Citizen-Comrade: a term made up, recognizes a dual imperative:
Comrade recalls a shared past, and the brotherhood we formed in defying the oppression of apartheid.
Citizen recognizes the new role we now play, as no longer victims of an external force, but as human beings with certain responsibilities.
The burden of responsibility is simply not only to our fellow citizens, with whom we must co-habit a shared space, equally. It is truly an eternal weight of responsibility, which the names of Nelson Mandela and Chris Hani impinge on us to follow through, as well as the names of those who are yet-to-be-born, who must follow.
James Baldwin, expressed it well when he wrote: “Generations do not cease to be born, and we are responsible to them because we are the only witnesses they have.”
We must anticipate the questions our children’s children will ask, and be able to provide answers to them. How will we answer, when they ask, “You said there was corruption, but what did you do about?”; “We understand that democracy was new, and constitutions were yet known, but how did you uphold the integrity thereof?”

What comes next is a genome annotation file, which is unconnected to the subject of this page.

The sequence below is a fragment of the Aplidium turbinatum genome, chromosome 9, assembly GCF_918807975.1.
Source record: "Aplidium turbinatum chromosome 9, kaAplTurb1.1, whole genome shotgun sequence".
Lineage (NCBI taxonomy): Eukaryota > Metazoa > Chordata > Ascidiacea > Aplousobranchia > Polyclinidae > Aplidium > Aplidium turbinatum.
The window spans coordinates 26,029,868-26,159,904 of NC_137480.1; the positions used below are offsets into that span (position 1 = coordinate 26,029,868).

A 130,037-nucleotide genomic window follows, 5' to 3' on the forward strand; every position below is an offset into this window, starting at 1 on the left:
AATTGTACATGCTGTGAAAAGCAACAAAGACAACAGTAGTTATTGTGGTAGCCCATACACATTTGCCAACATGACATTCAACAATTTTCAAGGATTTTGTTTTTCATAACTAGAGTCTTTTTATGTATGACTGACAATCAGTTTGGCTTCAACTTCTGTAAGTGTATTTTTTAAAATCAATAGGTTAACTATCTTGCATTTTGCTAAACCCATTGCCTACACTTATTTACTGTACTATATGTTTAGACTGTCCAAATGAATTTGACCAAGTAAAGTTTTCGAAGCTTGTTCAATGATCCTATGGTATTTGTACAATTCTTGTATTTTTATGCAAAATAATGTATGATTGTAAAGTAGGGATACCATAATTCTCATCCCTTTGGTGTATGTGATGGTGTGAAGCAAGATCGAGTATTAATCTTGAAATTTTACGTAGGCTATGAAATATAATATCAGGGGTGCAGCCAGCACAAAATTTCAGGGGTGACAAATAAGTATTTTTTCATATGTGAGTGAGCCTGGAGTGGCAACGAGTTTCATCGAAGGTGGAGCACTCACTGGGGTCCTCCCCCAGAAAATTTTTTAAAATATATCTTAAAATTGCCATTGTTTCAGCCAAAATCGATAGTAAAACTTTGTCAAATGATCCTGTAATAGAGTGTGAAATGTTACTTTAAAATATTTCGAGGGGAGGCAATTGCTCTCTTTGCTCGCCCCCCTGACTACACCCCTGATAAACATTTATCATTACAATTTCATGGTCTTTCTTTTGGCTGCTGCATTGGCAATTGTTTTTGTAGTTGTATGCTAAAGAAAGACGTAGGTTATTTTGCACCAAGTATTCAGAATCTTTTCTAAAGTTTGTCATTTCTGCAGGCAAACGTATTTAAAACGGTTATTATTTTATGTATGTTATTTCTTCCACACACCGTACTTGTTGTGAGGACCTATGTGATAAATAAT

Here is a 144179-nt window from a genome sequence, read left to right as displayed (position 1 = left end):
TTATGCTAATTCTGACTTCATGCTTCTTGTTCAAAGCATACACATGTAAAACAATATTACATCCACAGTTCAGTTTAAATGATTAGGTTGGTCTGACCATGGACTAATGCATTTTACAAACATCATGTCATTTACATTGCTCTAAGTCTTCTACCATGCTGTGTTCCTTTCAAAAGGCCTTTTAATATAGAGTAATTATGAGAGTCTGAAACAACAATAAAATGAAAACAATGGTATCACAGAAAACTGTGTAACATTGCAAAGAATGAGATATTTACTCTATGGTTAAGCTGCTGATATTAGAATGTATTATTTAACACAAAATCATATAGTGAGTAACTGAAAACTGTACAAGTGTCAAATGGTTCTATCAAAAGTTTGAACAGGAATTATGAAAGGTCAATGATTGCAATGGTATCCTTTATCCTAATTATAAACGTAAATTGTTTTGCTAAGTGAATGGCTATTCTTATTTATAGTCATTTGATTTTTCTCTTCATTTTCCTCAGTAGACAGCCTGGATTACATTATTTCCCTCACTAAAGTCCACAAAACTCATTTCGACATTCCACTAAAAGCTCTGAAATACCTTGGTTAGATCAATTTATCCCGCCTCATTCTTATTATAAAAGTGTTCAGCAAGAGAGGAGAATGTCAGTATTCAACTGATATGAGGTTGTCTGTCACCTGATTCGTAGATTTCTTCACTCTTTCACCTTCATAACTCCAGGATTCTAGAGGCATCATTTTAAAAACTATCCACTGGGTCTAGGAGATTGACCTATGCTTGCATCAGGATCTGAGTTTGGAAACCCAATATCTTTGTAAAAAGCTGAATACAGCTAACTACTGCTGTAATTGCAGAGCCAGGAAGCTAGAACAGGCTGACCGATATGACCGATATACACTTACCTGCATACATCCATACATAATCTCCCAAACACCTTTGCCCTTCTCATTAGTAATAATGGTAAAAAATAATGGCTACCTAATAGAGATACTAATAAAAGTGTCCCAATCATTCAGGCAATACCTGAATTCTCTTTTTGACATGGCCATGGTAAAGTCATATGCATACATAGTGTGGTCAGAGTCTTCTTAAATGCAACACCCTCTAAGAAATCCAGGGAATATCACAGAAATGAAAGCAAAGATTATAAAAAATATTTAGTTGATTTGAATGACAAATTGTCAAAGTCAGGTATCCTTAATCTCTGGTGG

If we are find ourselves unable to respond adequately to these questions in our lifetime then we can conclude that we have reached a state of paralysis.
Perhaps the double-barrel of Citizen-Comrade, is an admission of this paralysis and a pursuit of a way out, by defining our a state as in-transition.
An ancient proverb says that, “He who finds a friend finds a good thing, but a brother is born for adversity.” It means that hardship and struggle may reveal the best of us, traits that seem to disappear in times of prosperity. So the struggle against oppression may have revealed the best of us, we could be brothers, but such brotherhood seems fickle in our times of prosperity, where personal motives supersede collective efforts.